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Versions of this question have been asked on this site before but have not directly addressed by concern. In the $(+---)$ convention the EM lagrangian in the presence of charge sources is

$$ \mathcal{L} = -\frac{\sqrt{-g}}{4} F^{\mu \nu} F_{\mu \nu} + \sqrt{-g} j^\mu A_\mu. $$

Using the equation $$ T_{\mu \nu} = \frac{2}{\sqrt{-g}} \frac{\partial \mathcal{L} }{\partial g^{\mu \nu} } $$

we get $$ T_{\mu \nu} = - F_{\mu}^{\: \, \alpha} F_{\nu \alpha} + g_{\mu \nu} \frac{1}{4} F^{\alpha \beta} F_{\alpha \beta} + g_{\mu \nu} j^\alpha A_\alpha $$

The first two terms correspond to the stress-energy tensor of a free $(j = 0)$ EM field. The third term, however, is not gauge invariant. Isn't this a problem? The right hand side of $G_{\mu \nu} = 8 \pi G T_{\mu \nu}$ should not depend on gauge. Isn't there an ambiguity when you have charged matter in a gravitational field?

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    $\begingroup$ "The third term, however, is not gauge invariant. Isn't this a problem?" Yes, it is a problem. You skipped the matter theory this term makes gauge invariant through its gauge variation. This matter term needs the third term just as the third term needs it. $\endgroup$ – Cosmas Zachos Feb 9 at 17:49
  • $\begingroup$ What if our matter theory is just a bunch of point charges, with the matter action just being the proper time of the particles? It seems there is no $A_\mu$ in that part of the action so there is no other term that could possibly compensate to make the total $T_{\mu \nu}$ gauge invariant. $\endgroup$ – user1379857 Feb 9 at 17:53
  • $\begingroup$ The derivatives on the part of the charges contribute to the gauge variation. The third term is effectively their gauge covariant completion. $\endgroup$ – Cosmas Zachos Feb 9 at 18:39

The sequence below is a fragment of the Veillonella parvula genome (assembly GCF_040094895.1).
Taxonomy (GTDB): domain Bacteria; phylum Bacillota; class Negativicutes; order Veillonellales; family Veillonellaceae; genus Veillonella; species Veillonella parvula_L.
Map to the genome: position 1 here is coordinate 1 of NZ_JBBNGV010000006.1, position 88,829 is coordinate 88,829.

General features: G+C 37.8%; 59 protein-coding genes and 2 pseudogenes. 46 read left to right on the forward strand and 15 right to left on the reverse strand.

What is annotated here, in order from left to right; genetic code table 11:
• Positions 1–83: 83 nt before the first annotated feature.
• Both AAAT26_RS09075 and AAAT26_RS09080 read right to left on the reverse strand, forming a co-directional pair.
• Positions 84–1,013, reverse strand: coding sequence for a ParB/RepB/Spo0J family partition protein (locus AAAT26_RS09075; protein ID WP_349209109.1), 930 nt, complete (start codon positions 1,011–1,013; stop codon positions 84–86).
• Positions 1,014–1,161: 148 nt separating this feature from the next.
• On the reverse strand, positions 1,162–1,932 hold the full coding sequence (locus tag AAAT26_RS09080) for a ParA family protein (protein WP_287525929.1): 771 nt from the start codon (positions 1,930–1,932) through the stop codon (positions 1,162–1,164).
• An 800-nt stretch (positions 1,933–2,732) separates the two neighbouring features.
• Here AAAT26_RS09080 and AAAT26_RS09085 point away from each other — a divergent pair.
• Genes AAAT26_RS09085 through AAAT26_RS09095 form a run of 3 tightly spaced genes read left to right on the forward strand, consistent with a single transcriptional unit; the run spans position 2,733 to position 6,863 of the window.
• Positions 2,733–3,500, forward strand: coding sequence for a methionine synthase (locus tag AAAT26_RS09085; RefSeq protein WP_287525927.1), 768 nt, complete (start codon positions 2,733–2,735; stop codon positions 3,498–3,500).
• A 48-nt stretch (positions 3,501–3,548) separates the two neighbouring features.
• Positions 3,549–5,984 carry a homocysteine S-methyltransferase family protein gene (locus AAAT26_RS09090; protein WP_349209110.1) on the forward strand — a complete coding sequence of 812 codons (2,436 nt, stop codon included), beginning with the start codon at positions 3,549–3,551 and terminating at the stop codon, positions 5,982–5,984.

• $\begingroup$ Which term are you referring to for the derivatives on the part of the charges? I'm having a difficult time understanding which term. Are you also referring to varying with respect to $g^{\mu \nu}$ (to get $T_{\mu \nu}$) or $A_\mu$? $\endgroup$ – user1379857 Feb 9 at 18:47
  • $\begingroup$ The missing term of evolving matter: the one you skipped. It too contributes to the stress energy tensor. Fix gauge invariance term and bother with metrics and geometry later. $\endgroup$ – Cosmas Zachos Feb 9 at 19:12
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Our charge coupling term is of the form

\begin{equation} S = \int_U j^\alpha A_\alpha \end{equation}

Now take the gauge transformation. We have

\begin{equation} A_\alpha \to A_\alpha + \partial_\alpha f \end{equation}

giving us the difference

\begin{equation} \delta S = \int_U (j^\alpha \partial_\alpha f) \end{equation}

As a Noether current, the electric current obeys the relation

\begin{equation} \partial_\alpha j^\alpha = 0 \end{equation}

Therefore, we can integrate by parts to obtain

\begin{eqnarray} \delta S &=& \int_{\partial U} f n_\alpha j^\alpha - \int_U ((\partial _\alpha j^\alpha) \alpha f)\\ &=& \int_{\partial U} f n_\alpha j^\alpha \end{eqnarray}

with $n$ the normal vector to the boundary of integration. The action then only differs by a surface term. In general, we don't consider boundary terms for the EM action (we just pick $M$ as the volume of integration which has no boundary), but things will get more complicated if we allow our volume have a boundary.

But in terms of the stress-energy tensor, which is a local quantity for which we can always pick the appropriate volume around it, this isn't an issue. The difference from the gauge vanishes and therefore its variation does as well.

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Okay, I understand the answer. I was really thinking about this in terms of point particles coupled to the gauge field. So the interaction term is

$$ \mathcal{L}_{\rm int} = j^\mu A_\mu = q \int d\lambda \frac{dx^\mu}{d \lambda}A_\mu (x(\lambda)). $$ where $\lambda$ parameterizes the path.

Note that there is actually no metric dependence in this term. Therefore $$ \frac{\partial \mathcal{L}_{\rm int}}{\partial g^{\mu \nu}} = 0 $$ and there is therefore no contribution from this term to $T_{\mu \nu}$. What confused me was that, in my original question, when I wrote $$ \mathcal{L}_{\rm int} = \sqrt{-g} J^\mu A_\mu $$ I assumed that $J$ was independent of $g^{\mu \nu}$ which is actually not the case. In fact,

$$ J^\mu(x)= \frac{j^\mu(x)}{\sqrt{-g}} = \frac{q}{\sqrt{-g}} \int d\lambda \frac{d x^\mu(\lambda)}{d \lambda}\delta^4(x - x(\lambda) ). $$

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